At this writing, Wednesday morning [March 14, 1928], the scene in Newhall is pretty much the same as on Tuesday. Relatives of people, lost or dead, and known to be in the path of the wreck are swarming to see if they can find their loved ones. Rescue parties are going out, and the morgue is being prepared for a new lot of bodies that are reported on the way.
The erroneous report that Newhall and Saugus were under water was sent to every paper in the country, apparently, and caused a flood of telegrams to pour in from distant relatives, asking as to the safety of people here. Agent Coyle [Mr. Pat J. Coyle was a postal worker, probably postmaster, in Newhall] labored to get these out and the answers sent, till a late hour Tuesday night.
About 700 policemen and deputy sheriffs came out from Los Angeles to assist in the work of rescue. A unit of the Red Cross was established at the A. Lane residence, and all day scores of assistants furnished coffee and sandwiches to the crowd.
A number of the survivors of the flood are reported as without food and clothing. Relief is being given as fast as they can be located by the Red Cross and others.
A body was identified Tuesday as Homer Coe. Thursday morning several persons identified another body as Coe.
... The undertaker at Sawtelle, where the Coes were sent, has been notified to hold the body until the mistake can be rectified.
Two school teachers, pupils and all, including the school houses, were completely wiped out by the flood. One is known as Bee, and the other as the San Francisquito Canyon School. Not a pupil remains alive of either school, reports Mr. Neal, Deputy County Superintendent.
The Castaic community turned out en masse, under leadership of Mrs. Sloane, and organized relief for about 150 survivors, beside taking out and caring for 15 dead. Kern County traffic officials assisted in the work, which was directed under greatest difficulties. ... A temporary morgue was arranged and at one time eleven bodies were in it. They were removed to Bakersfield as fast as possible.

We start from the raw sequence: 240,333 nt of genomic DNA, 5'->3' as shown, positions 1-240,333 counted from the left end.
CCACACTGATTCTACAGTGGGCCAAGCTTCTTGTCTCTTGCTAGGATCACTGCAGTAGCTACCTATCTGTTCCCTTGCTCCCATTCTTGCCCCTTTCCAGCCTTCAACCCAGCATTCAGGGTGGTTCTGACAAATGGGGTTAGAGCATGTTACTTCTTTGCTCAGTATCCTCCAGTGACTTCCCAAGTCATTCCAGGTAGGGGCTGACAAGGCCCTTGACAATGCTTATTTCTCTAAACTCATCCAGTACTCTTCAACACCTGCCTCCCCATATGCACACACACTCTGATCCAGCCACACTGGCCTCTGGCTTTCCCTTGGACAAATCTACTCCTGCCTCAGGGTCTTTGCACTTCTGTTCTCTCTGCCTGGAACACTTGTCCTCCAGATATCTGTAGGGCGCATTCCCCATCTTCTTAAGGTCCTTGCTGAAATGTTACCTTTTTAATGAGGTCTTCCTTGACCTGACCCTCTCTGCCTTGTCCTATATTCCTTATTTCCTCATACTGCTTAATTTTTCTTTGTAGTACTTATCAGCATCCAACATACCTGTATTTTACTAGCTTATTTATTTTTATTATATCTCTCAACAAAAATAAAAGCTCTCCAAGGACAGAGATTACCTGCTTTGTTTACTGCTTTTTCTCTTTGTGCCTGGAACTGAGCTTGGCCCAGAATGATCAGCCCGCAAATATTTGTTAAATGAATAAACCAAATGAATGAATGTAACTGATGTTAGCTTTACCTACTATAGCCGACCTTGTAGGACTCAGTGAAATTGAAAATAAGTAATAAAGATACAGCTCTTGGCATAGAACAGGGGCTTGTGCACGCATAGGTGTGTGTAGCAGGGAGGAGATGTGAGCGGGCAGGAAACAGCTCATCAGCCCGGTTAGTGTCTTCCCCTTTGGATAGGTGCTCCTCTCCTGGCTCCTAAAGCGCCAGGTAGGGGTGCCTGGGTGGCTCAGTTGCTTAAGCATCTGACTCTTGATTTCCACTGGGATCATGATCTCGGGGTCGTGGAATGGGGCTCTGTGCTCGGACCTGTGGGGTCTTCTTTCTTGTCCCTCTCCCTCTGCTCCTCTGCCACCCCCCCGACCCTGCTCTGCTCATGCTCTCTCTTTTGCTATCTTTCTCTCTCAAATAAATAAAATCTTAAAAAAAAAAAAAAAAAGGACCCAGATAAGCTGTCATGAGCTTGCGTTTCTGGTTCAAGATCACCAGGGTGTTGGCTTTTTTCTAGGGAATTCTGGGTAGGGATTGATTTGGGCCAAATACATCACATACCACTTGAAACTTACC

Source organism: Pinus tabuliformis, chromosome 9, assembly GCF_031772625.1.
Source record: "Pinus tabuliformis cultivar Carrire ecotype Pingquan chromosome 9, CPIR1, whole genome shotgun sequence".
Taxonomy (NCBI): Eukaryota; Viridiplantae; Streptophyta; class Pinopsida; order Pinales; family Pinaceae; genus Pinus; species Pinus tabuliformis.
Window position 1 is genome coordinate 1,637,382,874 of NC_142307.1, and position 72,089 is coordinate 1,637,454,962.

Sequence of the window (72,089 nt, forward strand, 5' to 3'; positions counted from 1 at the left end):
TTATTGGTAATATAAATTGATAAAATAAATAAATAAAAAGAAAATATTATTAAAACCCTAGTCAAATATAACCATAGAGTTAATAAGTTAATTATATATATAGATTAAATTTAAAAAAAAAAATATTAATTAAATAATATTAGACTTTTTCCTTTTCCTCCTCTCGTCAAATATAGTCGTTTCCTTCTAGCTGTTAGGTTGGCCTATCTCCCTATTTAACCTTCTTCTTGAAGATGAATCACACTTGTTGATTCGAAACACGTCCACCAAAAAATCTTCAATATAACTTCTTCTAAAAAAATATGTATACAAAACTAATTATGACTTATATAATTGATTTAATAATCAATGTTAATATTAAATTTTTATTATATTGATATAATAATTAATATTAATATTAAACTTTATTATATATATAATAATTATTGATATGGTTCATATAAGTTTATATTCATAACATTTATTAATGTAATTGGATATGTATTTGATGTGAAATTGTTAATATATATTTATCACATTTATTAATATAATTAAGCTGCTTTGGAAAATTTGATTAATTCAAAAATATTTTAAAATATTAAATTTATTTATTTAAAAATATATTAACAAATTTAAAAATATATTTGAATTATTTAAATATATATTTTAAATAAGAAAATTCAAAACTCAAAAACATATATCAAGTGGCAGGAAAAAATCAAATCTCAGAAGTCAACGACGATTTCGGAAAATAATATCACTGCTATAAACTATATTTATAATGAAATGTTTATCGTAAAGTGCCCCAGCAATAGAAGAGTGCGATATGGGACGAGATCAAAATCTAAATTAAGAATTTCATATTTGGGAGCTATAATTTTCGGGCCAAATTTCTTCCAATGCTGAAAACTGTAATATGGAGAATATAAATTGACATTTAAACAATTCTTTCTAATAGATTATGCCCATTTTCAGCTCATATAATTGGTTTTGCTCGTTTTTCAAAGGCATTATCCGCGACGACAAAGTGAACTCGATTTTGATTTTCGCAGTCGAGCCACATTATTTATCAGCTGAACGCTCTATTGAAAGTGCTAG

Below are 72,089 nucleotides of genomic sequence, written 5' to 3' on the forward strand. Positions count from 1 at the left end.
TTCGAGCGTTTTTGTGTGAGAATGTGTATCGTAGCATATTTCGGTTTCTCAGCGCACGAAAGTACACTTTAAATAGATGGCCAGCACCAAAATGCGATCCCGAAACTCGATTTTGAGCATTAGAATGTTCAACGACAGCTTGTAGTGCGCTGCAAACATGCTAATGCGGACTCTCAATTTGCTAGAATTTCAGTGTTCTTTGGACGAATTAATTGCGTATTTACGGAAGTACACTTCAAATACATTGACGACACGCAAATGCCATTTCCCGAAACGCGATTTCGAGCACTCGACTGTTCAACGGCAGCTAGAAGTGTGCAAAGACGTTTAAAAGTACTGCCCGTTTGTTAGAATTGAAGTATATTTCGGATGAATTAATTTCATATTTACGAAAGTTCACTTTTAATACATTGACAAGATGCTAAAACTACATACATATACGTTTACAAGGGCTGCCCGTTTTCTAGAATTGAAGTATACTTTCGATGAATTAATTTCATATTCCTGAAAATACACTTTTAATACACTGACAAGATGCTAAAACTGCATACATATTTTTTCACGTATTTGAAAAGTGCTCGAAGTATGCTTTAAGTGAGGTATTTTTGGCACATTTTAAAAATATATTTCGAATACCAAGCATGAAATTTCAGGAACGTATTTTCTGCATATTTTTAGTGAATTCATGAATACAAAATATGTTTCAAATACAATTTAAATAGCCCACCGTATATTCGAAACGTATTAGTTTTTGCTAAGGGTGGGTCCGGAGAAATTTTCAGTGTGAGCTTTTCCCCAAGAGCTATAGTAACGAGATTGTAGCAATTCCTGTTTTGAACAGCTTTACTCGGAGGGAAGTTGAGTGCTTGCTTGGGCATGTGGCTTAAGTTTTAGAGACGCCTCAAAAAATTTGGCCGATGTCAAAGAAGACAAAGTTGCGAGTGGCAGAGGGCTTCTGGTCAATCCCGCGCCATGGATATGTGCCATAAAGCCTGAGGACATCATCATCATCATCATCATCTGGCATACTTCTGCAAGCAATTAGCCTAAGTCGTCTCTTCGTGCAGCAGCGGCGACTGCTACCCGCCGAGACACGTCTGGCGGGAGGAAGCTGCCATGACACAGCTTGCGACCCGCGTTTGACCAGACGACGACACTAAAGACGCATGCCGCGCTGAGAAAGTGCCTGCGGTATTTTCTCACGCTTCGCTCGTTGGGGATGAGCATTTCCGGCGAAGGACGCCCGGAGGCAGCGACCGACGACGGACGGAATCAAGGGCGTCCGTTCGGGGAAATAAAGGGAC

Undertaker Noble of San Fernando and his assistants embalmed 46 bodies Tuesday in eight hours. Four trained men did the work under Mr. Noble's direction.
Source: Exerpts from the Newhall Signal, March 15, 1928. (Article written March 14th)
Across the river on the Castaic side, the same heroic work that had been carried on in the different places was taken up probably before anyone else was on the scene, as A.M. Scullin happened to be at Castaic Junction when the flood struck. He had a narrow escape, but got out, then stopped every car by placing a truck across the road and sent word to Bakersfield. He then went to Castaic and aroused his neighbors, who established a camp near the scene of the disaster and began the work of rescue.
The workers were hampered for many hours by lack of supplies and medical assistance. As soon as word reached Bakersfield, several of the local officers, State Motor Police and Red Cross workers rushed to the scene, and officers laid aside their guns, and with others stripped off their clothes and went into the water, mud and debris.
Source: The Newhall Signal, March 22, 1928.